Labour made headlines in May 2017 with their manifesto’s bold proposal to “bring private rail companies back into public ownership as their franchises expire or, in other cases, with franchise reviews or break clauses.” Their nationalisation of the rail companies would reverse the state of affairs put in place by John Major’s Conservative government in the mid-90s and take control of the railways away from private train operating companies (TOC).
Should Labour’s proposal go ahead, many TOCs would stay in control of their franchises until the 2020s. The nature of the franchise agreements and Labour’s promise is that re-nationalisation would only begin once existing franchising contracts come to an end or where there are reviews and break clauses that would allow the government to take control back sooner.
For the first article in our Spotlight On series, we take a look at the current state of affairs so that you can learn more about the industry’s biggest players, including when their existing franchises are due to expire. In some instances, the TOCs’ accounts are spread across multiple companies. Where this is the case, we’ve displayed the stats of the largest financially, and included a link to the search we performed using the Company Check database, where you can see all of the results under that business’s name.
Arriva UK Trains
Owned by German transport company Deutsche Bahn, Arriva UK Trains is by far the biggest TOC in the country, owning three separate rail franchises across the UK.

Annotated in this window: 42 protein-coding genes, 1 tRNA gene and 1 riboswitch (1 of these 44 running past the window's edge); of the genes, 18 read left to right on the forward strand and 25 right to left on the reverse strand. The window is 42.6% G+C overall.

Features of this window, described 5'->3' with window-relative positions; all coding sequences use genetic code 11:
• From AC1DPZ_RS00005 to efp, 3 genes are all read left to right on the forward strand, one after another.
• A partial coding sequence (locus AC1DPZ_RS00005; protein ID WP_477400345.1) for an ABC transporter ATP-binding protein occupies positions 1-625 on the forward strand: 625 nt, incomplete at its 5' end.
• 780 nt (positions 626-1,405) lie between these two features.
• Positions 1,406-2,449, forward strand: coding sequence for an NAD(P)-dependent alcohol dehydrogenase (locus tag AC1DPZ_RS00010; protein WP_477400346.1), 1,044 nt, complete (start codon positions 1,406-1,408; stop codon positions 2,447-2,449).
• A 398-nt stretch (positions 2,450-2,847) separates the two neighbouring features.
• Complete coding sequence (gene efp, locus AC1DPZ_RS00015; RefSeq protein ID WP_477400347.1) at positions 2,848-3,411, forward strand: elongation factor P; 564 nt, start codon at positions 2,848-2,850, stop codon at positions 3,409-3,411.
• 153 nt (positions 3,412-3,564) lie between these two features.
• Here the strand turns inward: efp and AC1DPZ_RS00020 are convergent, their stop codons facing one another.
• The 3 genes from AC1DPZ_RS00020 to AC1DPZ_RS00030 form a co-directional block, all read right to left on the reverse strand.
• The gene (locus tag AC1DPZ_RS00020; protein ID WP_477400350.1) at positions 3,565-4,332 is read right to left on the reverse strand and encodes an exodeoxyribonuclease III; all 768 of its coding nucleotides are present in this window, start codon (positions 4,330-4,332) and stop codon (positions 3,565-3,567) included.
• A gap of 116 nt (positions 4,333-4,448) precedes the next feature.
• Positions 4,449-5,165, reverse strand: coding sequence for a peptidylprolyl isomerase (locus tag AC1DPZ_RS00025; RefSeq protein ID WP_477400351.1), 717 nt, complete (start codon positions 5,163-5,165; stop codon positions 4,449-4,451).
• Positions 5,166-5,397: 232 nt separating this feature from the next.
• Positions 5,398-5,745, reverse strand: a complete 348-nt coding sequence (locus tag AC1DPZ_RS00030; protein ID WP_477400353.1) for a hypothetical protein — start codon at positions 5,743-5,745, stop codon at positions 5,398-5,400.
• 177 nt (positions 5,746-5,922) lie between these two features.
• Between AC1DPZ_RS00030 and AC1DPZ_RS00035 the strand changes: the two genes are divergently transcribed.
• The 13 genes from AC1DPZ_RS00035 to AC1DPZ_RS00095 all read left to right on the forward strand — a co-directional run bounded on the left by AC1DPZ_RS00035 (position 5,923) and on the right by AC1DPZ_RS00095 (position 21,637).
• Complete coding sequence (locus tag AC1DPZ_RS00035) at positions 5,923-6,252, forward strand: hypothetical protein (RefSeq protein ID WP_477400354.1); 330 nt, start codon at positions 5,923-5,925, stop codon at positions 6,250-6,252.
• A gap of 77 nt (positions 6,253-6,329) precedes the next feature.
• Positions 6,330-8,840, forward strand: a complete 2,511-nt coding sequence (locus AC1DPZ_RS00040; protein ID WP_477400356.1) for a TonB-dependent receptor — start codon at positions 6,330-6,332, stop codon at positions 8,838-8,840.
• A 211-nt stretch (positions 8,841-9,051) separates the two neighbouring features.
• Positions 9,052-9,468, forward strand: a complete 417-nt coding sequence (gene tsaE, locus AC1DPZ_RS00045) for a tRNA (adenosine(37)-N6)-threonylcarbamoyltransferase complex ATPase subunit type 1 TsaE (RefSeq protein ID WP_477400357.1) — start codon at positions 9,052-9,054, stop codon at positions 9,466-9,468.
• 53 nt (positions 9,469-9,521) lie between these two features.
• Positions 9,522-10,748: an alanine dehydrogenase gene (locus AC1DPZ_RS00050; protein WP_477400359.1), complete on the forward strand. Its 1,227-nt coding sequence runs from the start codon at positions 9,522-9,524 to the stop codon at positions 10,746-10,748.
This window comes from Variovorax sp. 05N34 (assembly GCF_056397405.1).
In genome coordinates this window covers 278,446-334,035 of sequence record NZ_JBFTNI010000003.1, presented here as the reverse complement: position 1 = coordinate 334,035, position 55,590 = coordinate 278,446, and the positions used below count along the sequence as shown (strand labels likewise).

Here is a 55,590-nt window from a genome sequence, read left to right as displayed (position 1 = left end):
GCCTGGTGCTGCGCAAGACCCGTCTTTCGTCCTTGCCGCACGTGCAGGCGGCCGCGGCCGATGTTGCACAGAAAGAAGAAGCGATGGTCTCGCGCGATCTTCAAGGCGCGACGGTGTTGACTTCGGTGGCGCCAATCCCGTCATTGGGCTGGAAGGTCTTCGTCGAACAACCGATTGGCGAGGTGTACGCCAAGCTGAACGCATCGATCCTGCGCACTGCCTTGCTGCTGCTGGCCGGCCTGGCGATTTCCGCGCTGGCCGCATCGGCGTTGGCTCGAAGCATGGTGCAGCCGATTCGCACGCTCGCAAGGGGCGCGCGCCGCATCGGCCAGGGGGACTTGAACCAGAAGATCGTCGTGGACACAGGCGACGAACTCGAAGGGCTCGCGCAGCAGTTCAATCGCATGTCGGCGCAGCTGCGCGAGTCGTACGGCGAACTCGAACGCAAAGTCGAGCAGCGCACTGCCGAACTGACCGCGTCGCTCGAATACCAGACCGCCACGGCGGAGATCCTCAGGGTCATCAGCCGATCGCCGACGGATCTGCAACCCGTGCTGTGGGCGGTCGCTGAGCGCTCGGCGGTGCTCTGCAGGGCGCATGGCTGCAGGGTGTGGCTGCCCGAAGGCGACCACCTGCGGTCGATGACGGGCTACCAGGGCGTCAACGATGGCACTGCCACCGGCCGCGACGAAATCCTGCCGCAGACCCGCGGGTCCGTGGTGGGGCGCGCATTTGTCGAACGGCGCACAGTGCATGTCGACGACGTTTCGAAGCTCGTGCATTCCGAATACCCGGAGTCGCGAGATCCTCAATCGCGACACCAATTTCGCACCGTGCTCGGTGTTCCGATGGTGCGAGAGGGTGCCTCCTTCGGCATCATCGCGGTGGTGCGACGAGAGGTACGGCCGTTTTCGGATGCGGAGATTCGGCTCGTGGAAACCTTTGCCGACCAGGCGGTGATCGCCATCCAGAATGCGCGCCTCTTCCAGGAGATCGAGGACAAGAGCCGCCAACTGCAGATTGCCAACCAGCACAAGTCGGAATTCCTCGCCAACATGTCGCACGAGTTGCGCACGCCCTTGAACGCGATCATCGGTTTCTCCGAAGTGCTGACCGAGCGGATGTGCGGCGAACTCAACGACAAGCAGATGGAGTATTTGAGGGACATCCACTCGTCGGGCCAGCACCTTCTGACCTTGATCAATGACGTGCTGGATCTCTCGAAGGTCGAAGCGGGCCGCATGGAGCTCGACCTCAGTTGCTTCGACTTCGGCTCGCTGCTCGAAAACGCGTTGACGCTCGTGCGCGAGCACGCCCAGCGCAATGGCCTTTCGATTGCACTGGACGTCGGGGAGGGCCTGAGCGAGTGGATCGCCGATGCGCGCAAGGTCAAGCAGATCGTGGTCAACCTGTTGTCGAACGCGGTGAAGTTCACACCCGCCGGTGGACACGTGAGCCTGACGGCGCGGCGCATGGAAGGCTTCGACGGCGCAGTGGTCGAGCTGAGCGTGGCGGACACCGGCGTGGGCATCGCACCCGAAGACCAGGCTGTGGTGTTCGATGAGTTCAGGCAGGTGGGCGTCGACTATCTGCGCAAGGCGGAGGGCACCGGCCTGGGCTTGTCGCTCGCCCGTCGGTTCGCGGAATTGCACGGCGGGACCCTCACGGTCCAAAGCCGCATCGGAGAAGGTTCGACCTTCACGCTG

Franchises: Chiltern (expires 2021), Northern (2025), Wales and borders (2018)
Net worth: £154.5 million
Current assets: £15.8 million
Current liabilities: £50.6 million
When the government privatised the rail network, they assumed that companies in the road, air and sea travel and shipping industries would bid on the new franchises. While bids from the latter two industries failed to arise, Stagecoach is an example of a company already active in bus and coach travel that became a big player in the rail industry. With their franchises coming to an end soon, a Labour election win could mean big changes in the near future.
Franchises: East Midlands (2018), South Western (2017)
Net worth: £-49,600,000
Current assets: £793 million
Current liabilities: £1 billion
A company with a broad transport portfolio, FirstGroup is active across the UK and North America, with services including the Greyhound in the US and Canada, and First Bus, which enjoys a fifth of the bus market share outside of London.
Franchises: Great Western (2019), TransPennine Express (2023)
Net worth: £-289.7 million
Current assets: £1.1 billion
Current liabilities: £1.4 billion
While you may not have heard of Govia, you’ll definitely have seen one of their franchises in the news. Govia owns Southern Rail, the service which has been severely disrupted by industrial action in recent months. Interestingly, Govia itself is actually a company formed by two others, Go-Ahead and Keolis, who worked together when the rail network was first privatised to win more franchises.
Franchises: Thameslink, Southern & Great Northern (2021), West Midlands (TBA)
Net worth: £6.3 million
Current assets: £541,000
Current liabilities: £43.3 million
Arriva UK Trains isn’t the only European-owned business to own a franchise. Abellio’s HQ is in Utrecht, with continental rail services in both the Netherlands and Germany.
Franchises: ScotRail (2025)
Net worth: £38.3 million
Current assets: £17.7 million
Current liabilities: £7.8 million
West Coast Trains
West Coast Trains is the only TOC to bear the name of its franchise. It’s actually jointly owned by Virgin and Stagecoach, two big players in the private rail industry.
Franchises: West Coast (2017)
Net worth: £37.6 million
Current assets: £171.3 million
Current liabilities: £144.4 million
There are three more TOCs that own franchises, including Virgin- and Stagecoach-owned Inter City Railways, and National Express’s NXET Trains.
|NXET Trains||Essex Thameside (2029)||£16.8 million|
|Inter City Railways||East Coast (2023)||£11 million|
|Serco||Caledonian Sleeper (2030)||£-319.1 million|